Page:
Beckerman, a former editor at the Book Review, turns his lens on the small moments — 17th-century correspondence, Chartist petitions, Futurist manifestoes — that led to larger revolutions. In a moment where all discourse seems conducted at top volume, Beckerman mounts an argument for “a realm of relative quiet,” as our reviewer said, “where millions of connections are daily wired together, and which offer to conversationalists thoughtful rather than thoughtless provocations, solid sources of knowledge rather than fathomless wells of ignorance, and even, every so often, shots of pleasurable illumination.”
The Revolutionary: Samuel Adams
This enthralling biography is a persuasive exercise in rehabilitation. Making her case through stylish prose and a close reading of Adams’s career as a canny propagandist and syndicated news service provider, Schiff suggests that he may have done more than any other of America’s founding fathers to prime colonists for armed rebellion and is undeserving of the neglect in which his post-Revolution reputation has often foundered.
Secret City: The Hidden History of Gay Washington
“Even at the height of the Cold War, it was safer to be a Communist than a homosexual,” Kirchick writes in this sprawling and engrossing history. Kirchick reveals copious blood on the hands of the powerful, who for decades regarded alternative desires or any association with them as a “contagious sexual aberrancy,” and cause for immediate banishment from mainstream society.
Seek and Hide: The Tangled History of the Right to Privacy
In this wry and fascinating book, Gajda traces the history of the right to privacy and its (understandably fraught) relationship in the United States with the First Amendment. She examines the tension that has persisted over the years in the tug of war between “the right to know” on one side and “the right to be let alone” on the other.
Shy: The Alarmingly Outspoken Memoirs of Mary Rodgers
This jaw-droppingly candid memoir is by the daughter of Richard Rodgers (she was also the confidante of Stephen Sondheim and the composer of “Once Upon a Mattress”). A posthumous treasure, written with The Times’s chief theater critic.
In this memoir, Zamora details migrating to the United States from El Salvador by himself when he was just 9 years old, to reunite with his parents. It’s a journey that spans thousands of miles, throughout which Zamora faces uniformed men with machine guns, smugglers, Border Patrol and more.
Son of Elsewhere: A Memoir in Pieces
Abdelmahmoud spent the first 12 years of his life in Sudan identifying as Arab — when he thought about his identity at all. When he emigrated to Kingston, one of the whitest cities in Canada, he quickly learned he was Black. Life in a new country brought with it discomfort but also possibility.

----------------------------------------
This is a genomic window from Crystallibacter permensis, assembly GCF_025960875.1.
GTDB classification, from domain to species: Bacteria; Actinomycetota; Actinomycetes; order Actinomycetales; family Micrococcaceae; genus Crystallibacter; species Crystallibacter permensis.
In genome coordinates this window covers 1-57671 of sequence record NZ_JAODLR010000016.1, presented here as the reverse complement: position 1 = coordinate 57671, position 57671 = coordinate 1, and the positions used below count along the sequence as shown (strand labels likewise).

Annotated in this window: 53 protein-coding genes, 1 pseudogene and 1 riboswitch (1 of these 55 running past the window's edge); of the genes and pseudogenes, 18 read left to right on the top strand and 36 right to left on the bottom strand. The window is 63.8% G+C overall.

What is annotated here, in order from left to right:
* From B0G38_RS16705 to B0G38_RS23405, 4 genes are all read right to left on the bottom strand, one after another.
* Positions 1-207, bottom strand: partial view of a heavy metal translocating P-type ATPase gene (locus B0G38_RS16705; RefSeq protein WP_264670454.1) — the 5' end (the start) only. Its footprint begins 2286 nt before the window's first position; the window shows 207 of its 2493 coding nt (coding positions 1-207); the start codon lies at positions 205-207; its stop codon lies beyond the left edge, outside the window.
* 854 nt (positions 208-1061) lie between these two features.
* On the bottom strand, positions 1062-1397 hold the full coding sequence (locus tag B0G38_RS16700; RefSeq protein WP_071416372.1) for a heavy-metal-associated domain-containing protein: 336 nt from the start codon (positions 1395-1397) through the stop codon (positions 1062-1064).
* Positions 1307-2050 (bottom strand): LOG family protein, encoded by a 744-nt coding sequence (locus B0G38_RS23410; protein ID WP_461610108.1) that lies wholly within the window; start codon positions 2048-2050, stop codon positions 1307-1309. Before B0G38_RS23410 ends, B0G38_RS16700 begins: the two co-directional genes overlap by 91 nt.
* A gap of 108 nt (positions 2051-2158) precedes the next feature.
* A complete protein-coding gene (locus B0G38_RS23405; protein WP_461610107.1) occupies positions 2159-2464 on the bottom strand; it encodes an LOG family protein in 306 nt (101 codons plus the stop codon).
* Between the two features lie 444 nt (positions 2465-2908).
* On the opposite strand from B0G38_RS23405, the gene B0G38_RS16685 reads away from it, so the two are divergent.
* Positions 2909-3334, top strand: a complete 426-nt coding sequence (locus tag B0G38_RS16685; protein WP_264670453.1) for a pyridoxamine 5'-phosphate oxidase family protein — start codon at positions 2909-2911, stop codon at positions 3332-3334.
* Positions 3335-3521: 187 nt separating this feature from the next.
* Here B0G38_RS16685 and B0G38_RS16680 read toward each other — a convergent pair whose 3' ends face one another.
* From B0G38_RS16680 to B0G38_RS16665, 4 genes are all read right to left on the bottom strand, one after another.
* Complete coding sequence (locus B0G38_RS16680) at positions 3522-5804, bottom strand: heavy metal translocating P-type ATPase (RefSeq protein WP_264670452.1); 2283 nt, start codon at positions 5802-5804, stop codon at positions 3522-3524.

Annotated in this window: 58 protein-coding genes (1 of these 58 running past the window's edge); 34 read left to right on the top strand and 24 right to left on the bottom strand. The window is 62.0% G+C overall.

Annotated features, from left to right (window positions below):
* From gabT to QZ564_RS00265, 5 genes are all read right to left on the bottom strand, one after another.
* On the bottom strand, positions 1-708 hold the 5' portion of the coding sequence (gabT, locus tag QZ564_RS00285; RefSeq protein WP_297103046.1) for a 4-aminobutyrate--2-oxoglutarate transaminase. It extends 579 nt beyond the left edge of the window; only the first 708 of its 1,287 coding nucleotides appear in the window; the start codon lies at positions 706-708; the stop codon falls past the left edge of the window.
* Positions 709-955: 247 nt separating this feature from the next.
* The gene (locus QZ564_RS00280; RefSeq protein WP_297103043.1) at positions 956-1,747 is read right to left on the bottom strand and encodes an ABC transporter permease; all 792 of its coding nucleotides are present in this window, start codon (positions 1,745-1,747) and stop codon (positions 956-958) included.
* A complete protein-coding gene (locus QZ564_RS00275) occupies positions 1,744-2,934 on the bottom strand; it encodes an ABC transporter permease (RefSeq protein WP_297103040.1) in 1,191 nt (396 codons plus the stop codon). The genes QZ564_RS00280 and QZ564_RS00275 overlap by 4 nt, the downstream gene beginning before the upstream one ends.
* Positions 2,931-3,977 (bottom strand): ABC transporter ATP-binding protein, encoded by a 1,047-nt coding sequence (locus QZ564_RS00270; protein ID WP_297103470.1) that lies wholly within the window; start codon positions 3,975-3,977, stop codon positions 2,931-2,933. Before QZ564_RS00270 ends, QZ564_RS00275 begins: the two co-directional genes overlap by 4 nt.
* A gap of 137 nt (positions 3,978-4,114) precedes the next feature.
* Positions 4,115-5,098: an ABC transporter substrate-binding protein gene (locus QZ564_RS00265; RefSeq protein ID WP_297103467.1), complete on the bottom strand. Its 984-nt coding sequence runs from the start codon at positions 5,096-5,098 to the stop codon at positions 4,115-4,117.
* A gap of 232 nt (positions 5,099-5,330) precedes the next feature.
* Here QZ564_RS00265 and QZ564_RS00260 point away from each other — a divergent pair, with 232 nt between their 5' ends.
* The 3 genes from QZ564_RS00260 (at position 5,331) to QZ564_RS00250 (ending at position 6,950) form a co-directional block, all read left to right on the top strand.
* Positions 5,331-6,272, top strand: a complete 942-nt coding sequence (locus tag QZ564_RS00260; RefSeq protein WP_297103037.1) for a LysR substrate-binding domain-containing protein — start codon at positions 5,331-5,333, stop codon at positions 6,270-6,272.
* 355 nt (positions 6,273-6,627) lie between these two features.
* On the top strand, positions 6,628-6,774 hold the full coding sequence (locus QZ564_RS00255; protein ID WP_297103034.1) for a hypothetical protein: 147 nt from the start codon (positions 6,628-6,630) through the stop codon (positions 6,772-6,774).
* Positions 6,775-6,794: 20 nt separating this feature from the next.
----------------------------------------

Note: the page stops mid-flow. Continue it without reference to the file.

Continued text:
The Song of the Cell: An Exploration of Medicine and the New Human
After excellent books on the history of cancer and the gene, Mukherjee, a Pulitzer Prize-winning oncologist, here turns his inquisitive mind and considerable storytelling gifts to the cell, a structure both fundamental and highly varied. His subject may be literally tiny but its implications for medicine are tantalizingly vast.
In his quietly wrenching memoir, Hsu recalls his college friendship with Ken, who was killed in a carjacking less than three years after they met.
Strangers to Ourselves: Unsettled Minds and the Stories That Make Us
In this intimate and revelatory book, Aviv writes about people who have experienced mental health crises, and how the psychiatric explanations offered for what they were going through often came up short.
Super-Infinite: The Transformations of John Donne
Both “a biography of Donne and an act of evangelism,” as Rundell puts it, this superb book rises to the challenge of introducing the poet and his world to a new generation, encouraging us to read him for how, as much as for what, he wrote.
The Trayvon Generation
The poet and scholar traces the effects of systemic racism and trauma on those who have grown up in the past 25 years, in a profound and lyrical meditation on race, class, justice and the ways young people have processed those issues through literature, music, dance and (especially) visual art.
Under the Skin: The Hidden Toll of Racism on American Lives and on the Health of Our Nation
Through case histories and independent reporting, the author elegantly traces the life-or-death effects of the legacy of slavery on Black health today: reproductive, environmental, mental and more. Villarosa “repositions various narratives about race and medicine … as evidence not of Black inferiority, but of racism in the health care system,” our reviewer wrote.
Walking the Bowl: A True Story of Murder and Survival Among the Street Children of Lusaka
This work of narrative ethnography by an anthropologist and an outreach worker opens with the discovery of a young murder victim, his corpse discarded at the dump, then widens its focus to take in the lives of Zambian youth who learn the rules of the undercity because they have to.
We Don’t Know Ourselves: A Personal History of Modern Ireland
O’Toole, a prolific journalist and critic, didn’t think his own six decades merited an autobiography, so instead he wrote a “personal history” of contemporary Ireland in which the country’s dizzying 20th-century shifts — economic, religious, moral, social, political and geopolitical — come to vivid life via vignettes from O’Toole’s own life.
When McKinsey Comes to Town: The Hidden Influence of the World’s Most Powerful Consulting Firm
McKinsey & Company has built a global reputation for professionalism, smarts and ethics. But this damning exposé by two Times reporters shows how its work for dictators and opioid drug makers, among others, suggests a willingness to put profits ahead of values.